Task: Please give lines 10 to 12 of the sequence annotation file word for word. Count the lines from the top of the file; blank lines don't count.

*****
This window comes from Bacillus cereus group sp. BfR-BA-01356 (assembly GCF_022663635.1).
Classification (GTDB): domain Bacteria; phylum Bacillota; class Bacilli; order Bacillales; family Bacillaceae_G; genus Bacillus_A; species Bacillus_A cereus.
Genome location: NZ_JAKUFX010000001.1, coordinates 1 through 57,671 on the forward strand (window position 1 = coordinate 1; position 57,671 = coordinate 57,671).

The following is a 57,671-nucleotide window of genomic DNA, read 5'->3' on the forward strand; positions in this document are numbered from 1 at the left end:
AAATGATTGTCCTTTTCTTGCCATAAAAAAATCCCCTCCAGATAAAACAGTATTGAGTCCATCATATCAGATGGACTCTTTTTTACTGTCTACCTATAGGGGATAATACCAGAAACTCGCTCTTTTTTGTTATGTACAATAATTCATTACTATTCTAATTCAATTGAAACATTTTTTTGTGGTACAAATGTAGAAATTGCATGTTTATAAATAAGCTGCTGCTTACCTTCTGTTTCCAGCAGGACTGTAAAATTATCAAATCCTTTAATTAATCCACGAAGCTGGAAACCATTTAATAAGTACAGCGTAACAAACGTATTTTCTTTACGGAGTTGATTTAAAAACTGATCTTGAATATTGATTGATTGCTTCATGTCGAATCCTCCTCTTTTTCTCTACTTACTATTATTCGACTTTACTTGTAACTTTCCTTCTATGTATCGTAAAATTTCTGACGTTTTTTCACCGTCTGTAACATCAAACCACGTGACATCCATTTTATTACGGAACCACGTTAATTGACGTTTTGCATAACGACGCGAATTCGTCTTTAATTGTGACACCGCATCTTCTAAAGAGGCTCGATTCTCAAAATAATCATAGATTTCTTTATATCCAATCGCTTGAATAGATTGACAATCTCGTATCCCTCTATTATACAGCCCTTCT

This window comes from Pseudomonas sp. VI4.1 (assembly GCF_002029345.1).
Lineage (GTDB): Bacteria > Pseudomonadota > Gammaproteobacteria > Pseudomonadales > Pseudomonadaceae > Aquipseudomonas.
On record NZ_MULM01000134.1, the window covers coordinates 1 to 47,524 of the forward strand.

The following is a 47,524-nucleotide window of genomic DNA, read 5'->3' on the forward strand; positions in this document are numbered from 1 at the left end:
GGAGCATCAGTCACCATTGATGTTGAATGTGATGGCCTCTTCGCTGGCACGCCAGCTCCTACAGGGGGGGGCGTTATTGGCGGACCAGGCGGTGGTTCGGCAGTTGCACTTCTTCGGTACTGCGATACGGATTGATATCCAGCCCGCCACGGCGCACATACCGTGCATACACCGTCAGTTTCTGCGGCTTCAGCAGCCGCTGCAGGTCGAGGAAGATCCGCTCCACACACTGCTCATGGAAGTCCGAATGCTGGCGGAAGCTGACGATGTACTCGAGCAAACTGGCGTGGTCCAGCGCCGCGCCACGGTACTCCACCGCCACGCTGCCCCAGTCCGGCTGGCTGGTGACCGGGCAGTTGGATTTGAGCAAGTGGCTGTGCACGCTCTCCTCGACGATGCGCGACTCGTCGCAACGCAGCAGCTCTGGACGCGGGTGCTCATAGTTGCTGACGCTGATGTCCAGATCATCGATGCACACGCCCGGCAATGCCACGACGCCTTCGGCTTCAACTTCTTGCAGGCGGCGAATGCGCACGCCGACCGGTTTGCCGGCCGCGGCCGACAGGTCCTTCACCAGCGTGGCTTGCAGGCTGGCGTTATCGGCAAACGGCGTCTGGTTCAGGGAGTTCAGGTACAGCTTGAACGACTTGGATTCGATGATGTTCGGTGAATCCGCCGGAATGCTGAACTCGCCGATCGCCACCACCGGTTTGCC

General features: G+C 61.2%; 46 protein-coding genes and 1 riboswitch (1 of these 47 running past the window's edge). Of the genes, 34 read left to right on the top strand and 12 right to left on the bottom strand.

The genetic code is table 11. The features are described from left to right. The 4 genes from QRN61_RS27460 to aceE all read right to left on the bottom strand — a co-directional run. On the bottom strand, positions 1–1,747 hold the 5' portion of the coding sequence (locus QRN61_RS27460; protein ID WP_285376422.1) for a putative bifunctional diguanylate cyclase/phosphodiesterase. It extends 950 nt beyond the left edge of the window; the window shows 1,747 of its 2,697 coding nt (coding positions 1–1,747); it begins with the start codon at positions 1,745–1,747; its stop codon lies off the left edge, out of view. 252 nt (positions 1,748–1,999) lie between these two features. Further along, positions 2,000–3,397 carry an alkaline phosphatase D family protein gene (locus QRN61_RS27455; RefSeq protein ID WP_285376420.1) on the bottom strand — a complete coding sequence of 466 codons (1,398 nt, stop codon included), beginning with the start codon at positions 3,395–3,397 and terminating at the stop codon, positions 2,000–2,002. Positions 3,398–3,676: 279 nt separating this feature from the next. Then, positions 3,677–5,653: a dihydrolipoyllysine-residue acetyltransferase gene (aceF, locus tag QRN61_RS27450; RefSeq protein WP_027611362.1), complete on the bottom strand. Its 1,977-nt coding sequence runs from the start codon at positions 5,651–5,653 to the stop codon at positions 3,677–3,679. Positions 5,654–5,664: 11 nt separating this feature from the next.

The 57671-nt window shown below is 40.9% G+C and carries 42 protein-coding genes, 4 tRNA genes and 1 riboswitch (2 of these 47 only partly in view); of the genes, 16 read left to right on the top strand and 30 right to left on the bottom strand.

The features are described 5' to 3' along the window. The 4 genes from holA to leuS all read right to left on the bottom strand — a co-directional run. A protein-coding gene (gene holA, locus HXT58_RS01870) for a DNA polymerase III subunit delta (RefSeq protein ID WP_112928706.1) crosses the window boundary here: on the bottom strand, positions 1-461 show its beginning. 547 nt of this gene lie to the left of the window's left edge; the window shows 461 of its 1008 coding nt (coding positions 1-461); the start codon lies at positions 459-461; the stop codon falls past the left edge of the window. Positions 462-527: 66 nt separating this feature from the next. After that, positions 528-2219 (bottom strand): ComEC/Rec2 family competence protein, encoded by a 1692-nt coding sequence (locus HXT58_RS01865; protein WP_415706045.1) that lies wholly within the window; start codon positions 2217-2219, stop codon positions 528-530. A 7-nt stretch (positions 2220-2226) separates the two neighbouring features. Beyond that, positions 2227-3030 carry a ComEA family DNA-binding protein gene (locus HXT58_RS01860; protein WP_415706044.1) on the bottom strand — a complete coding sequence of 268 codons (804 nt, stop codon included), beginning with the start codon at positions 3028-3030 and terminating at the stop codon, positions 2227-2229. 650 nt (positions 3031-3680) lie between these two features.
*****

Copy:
GGAGCATCAGTCACCATTGATGTTGAATGTGATGGCCTCTTCGCTGGCACGCCAGCTCCTACAGGGGGGGGCGTTATTGGCGGACCAGGCGGTGGTTCGGCAGTTGCACTTCTTCGGTACTGCGATACGGATTGATATCCAGCCCGCCACGGCGCACATACCGTGCATACACCGTCAGTTTCTGCGGCTTCAGCAGCCGCTGCAGGTCGAGGAAGATCCGCTCCACACACTGCTCATGGAAGTCCGAATGCTGGCGGAAGCTGACGATGTACTCGAGCAAACTGGCGTGGTCCAGCGCCGCGCCACGGTACTCCACCGCCACGCTGCCCCAGTCCGGCTGGCTGGTGACCGGGCAGTTGGATTTGAGCAAGTGGCTGTGCACGCTCTCCTCGACGATGCGCGACTCGTCGCAACGCAGCAGCTCTGGACGCGGGTGCTCATAGTTGCTGACGCTGATGTCCAGATCATCGATGCACACGCCCGGCAATGCCACGACGCCTTCGGCTTCAACTTCTTGCAGGCGGCGAATGCGCACGCCGACCGGTTTGCCGGCCGCGGCCGACAGGTCCTTCACCAGCGTGGCTTGCAGGCTGGCGTTATCGGCAAACGGCGTCTGGTTCAGGGAGTTCAGGTACAGCTTGAACGACTTGGATTCGATGATGTTCGGTGAATCCGCCGGAATGCTGAACTCGCCGATCGCCACCACCGGTTTGCC

General features: G+C 61.2%; 46 protein-coding genes and 1 riboswitch (1 of these 47 running past the window's edge). Of the genes, 34 read left to right on the top strand and 12 right to left on the bottom strand.

The genetic code is table 11. The features are described from left to right. The 4 genes from QRN61_RS27460 to aceE all read right to left on the bottom strand — a co-directional run. On the bottom strand, positions 1–1,747 hold the 5' portion of the coding sequence (locus QRN61_RS27460; protein ID WP_285376422.1) for a putative bifunctional diguanylate cyclase/phosphodiesterase. It extends 950 nt beyond the left edge of the window; the window shows 1,747 of its 2,697 coding nt (coding positions 1–1,747); it begins with the start codon at positions 1,745–1,747; its stop codon lies off the left edge, out of view. 252 nt (positions 1,748–1,999) lie between these two features. Further along, positions 2,000–3,397 carry an alkaline phosphatase D family protein gene (locus QRN61_RS27455; RefSeq protein ID WP_285376420.1) on the bottom strand — a complete coding sequence of 466 codons (1,398 nt, stop codon included), beginning with the start codon at positions 3,395–3,397 and terminating at the stop codon, positions 2,000–2,002. Positions 3,398–3,676: 279 nt separating this feature from the next. Then, positions 3,677–5,653: a dihydrolipoyllysine-residue acetyltransferase gene (aceF, locus tag QRN61_RS27450; RefSeq protein WP_027611362.1), complete on the bottom strand. Its 1,977-nt coding sequence runs from the start codon at positions 5,651–5,653 to the stop codon at positions 3,677–3,679. Positions 5,654–5,664: 11 nt separating this feature from the next.